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Language schools/Guatemala

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Can anyone share their experiences choosing a language school in Guatemala, either in Antigua or Xela? I've read bits and pieces about different schools there on this site, but I don't have a clear sense of a good way to go about winnowing down all the choices and choosing a school--what to look for, what to look out for. Any thoughts would be greatly appreciated. Thank you!

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    May be way late to answer, but here goes:

    Firstly, would recommend against signing up for any school from abroad. Antigua and Xela both have tons of language schools, and you won't ever find that they're all booked full. If travelling in high season (July/August and right around christmas) you may find that some are full, but never all.

    Pick a few possible schools, go there in person, visit the school, have a look around and see what vibes you get. The absolutely most important factor is your personal teacher - his/her qualifications, experience, teaching methods, your personal chemistry etc. But it's hard to know much of this before you've actually done some classes. You can never guarantee that your teacher will be great for you even though someone recommended him/her. Just make sure to change teacher if you're not happy. Never committ to more than week at a time, and certainly never pay up front for more than this.

    If you intend to stay with a host family, that is what I'd consider the second most important factor. Despite nice words about immersion and being part of the family and bladibladibla, having a student guest is primarily a business deal to the host families. While that attitude is totally understandable, it may come as a disappointment to the student - in his first host family, whereas the family's had a student a week for the last five years. Make sure:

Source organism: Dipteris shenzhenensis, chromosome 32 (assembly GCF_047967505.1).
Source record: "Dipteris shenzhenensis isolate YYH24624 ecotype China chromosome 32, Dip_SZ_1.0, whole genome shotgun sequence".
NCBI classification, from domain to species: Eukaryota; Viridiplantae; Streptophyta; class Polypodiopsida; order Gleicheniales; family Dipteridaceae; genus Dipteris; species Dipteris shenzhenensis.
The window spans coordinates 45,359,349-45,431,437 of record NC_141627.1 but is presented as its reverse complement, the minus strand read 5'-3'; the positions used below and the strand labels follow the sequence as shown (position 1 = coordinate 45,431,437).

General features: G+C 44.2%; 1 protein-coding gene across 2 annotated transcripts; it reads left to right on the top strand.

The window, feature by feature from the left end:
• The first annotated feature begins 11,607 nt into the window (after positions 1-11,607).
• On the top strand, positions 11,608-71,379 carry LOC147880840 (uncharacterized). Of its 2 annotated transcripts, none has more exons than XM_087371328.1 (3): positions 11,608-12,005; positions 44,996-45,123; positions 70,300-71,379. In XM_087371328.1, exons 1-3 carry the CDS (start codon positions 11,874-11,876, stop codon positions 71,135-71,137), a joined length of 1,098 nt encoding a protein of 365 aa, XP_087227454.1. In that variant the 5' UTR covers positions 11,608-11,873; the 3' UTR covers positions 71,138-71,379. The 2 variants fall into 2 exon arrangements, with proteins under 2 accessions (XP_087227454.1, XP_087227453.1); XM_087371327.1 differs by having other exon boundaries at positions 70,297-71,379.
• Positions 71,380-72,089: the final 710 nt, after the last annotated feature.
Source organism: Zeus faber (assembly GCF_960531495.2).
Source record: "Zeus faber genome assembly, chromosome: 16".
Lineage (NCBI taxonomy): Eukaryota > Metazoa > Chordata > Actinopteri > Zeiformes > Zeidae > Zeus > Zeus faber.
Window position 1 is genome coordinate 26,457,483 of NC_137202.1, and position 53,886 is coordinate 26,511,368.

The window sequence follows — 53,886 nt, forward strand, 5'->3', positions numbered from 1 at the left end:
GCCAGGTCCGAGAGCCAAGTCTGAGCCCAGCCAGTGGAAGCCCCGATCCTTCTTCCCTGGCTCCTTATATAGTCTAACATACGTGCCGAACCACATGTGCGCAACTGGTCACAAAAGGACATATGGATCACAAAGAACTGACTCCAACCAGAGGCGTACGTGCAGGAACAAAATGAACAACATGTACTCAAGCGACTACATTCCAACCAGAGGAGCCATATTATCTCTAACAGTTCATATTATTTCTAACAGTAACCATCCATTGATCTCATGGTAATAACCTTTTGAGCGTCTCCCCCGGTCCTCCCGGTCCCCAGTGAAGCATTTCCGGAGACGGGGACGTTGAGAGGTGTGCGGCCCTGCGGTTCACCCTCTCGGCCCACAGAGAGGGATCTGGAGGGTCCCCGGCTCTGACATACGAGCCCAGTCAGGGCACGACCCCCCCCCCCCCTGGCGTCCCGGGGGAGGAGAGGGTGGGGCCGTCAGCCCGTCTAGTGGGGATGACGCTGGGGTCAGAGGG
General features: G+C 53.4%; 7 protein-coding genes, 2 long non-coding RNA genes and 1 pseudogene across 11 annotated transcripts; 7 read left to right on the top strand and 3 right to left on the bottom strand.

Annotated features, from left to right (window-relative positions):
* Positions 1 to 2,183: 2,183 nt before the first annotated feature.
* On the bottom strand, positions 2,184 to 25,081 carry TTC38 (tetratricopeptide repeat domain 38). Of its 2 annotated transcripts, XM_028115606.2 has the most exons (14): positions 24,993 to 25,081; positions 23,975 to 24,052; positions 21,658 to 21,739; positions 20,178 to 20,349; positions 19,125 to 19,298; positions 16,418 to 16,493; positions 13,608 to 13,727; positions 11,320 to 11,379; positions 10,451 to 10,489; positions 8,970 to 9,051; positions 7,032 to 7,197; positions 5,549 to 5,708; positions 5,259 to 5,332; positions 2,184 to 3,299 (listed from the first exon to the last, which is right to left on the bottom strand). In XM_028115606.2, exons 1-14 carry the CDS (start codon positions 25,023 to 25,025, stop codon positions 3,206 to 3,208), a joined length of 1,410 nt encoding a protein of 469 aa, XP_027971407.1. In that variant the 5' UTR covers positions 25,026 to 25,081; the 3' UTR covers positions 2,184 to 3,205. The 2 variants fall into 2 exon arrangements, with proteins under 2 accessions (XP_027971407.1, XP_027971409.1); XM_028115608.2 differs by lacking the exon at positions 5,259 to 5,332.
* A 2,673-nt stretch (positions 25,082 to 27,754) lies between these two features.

-you will have meals with family, not alone nor with only other lodgers.
    -you will be the only student living there at the time, if you think this will help you speak Spanish and not English.
    -you see the place before committing. Standards vary immensely.
    -ask around among other students, get recommendations.

    Volunteering: Most schools offer to set you up with volunteer organizations. If that's something you intend to do, I'd ignore the school part and go directly to volunteering org. School's offer may well be legit, but they do tend to charge some amount for arranging the volunteering, and there are also plenty of stories about school director's having people think they were doing aid work while actually building a road up to his cousin's private property etc.

    After school activities: All schools offer a set of activities, be it cultural lectures, dance classes or sightseeing tours. These are usually rather similar in all schools, wouldn't let it be a determining factor.

    "Non-profit" schools: Many schools will claim to donate to various good causes etc. This may or may not be true, very hard to verify. One thing that's easy to check though - ask how much the teacher's are paid hourly. This tends to indicate something about who pays for the ten dollar discount this one school may have and so on.

    All the warnings done - most people have a great experience and enjoy Guatemala, whether studying in Antigua or Xela.

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